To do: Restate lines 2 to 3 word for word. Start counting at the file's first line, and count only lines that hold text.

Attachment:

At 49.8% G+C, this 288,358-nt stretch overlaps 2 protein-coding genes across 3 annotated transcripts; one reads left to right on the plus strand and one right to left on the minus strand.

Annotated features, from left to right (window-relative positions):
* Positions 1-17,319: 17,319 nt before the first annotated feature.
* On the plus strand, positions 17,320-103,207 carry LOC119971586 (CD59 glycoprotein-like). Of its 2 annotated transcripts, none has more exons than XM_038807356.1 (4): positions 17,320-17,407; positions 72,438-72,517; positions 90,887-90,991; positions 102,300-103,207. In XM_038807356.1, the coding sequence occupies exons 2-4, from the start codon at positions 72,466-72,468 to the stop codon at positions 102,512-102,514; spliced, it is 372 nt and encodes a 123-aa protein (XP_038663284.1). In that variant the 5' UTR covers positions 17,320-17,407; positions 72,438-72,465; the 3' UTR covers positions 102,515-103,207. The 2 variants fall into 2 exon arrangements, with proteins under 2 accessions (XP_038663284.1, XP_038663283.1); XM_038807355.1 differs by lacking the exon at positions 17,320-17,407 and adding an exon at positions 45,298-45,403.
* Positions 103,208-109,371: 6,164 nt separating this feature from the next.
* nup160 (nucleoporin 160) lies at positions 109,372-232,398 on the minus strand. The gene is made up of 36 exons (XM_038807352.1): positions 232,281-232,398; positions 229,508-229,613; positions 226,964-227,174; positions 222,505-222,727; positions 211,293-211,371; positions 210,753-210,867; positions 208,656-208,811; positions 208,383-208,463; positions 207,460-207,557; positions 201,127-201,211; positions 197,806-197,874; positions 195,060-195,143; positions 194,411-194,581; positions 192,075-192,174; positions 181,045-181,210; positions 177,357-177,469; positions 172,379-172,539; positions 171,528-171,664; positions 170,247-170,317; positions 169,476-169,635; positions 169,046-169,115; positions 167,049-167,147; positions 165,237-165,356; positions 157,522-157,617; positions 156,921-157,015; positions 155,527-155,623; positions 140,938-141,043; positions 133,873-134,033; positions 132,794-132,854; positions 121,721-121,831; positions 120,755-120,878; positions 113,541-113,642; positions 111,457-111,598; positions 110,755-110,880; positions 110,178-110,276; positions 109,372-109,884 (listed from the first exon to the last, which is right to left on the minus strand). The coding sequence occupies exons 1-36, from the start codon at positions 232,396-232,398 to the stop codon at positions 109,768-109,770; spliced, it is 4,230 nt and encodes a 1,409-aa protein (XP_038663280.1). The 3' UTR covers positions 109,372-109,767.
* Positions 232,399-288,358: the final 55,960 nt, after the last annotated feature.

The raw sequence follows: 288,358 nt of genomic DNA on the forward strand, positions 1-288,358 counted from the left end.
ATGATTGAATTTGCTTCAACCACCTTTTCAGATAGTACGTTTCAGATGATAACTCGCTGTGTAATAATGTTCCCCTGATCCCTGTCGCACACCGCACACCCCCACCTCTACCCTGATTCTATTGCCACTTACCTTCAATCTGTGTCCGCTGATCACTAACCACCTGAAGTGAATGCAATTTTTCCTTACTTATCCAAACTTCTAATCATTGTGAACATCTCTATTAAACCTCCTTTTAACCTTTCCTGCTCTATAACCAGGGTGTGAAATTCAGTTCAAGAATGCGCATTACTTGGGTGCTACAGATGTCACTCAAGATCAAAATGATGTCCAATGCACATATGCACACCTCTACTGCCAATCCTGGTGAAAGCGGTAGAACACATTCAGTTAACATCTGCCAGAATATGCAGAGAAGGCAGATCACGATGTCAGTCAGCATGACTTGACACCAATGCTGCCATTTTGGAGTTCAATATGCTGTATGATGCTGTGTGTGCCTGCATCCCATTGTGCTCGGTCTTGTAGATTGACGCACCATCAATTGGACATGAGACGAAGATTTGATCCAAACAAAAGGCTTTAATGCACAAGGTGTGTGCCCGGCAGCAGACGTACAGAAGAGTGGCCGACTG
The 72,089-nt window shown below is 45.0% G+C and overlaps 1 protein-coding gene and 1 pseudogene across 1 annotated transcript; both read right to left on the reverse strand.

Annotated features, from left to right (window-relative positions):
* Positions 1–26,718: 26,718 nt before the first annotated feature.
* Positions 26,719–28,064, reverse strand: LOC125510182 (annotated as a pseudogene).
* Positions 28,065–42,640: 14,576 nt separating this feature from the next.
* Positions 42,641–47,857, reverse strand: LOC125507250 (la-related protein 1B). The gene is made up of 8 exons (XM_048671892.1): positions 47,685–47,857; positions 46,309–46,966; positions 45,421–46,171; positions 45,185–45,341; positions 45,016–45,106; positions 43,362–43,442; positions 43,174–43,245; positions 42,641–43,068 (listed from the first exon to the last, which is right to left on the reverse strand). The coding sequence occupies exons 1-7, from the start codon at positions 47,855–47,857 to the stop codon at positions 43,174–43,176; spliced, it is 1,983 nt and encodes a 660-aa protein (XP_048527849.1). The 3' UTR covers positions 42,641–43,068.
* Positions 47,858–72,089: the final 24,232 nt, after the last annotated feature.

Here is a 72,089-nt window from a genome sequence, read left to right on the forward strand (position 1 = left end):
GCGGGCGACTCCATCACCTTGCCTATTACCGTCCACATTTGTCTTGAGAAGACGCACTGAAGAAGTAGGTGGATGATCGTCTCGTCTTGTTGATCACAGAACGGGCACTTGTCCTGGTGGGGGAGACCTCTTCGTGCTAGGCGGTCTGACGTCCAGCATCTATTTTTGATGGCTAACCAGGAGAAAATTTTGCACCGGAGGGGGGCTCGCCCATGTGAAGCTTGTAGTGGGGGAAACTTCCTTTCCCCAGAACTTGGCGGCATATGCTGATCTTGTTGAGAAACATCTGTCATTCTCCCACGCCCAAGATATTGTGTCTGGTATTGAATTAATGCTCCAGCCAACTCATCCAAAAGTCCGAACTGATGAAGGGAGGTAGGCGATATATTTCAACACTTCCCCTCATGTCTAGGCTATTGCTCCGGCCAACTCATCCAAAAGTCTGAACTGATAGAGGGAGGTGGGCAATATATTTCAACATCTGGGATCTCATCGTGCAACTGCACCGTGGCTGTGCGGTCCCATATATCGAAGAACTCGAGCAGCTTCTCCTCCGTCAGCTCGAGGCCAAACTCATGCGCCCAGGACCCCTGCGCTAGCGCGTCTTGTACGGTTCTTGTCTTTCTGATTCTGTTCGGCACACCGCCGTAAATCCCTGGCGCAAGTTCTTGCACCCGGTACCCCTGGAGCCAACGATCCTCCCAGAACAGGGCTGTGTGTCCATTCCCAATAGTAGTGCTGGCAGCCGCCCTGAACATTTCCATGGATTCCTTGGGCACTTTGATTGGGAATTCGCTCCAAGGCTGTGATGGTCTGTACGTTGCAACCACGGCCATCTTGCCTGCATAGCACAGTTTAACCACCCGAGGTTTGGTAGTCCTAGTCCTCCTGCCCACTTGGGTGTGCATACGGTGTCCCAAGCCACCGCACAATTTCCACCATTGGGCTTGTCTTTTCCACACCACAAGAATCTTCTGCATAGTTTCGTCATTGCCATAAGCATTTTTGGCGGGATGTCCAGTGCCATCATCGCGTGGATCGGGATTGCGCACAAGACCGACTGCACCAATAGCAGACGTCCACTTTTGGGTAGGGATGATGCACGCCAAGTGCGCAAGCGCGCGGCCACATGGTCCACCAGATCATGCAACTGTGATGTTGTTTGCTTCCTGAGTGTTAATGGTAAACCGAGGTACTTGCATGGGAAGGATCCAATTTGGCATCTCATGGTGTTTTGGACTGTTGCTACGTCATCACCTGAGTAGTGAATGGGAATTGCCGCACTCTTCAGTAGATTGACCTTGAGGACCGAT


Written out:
Annotated features, from left to right (window-relative positions):
* Positions 1-17,319: 17,319 nt before the first annotated feature.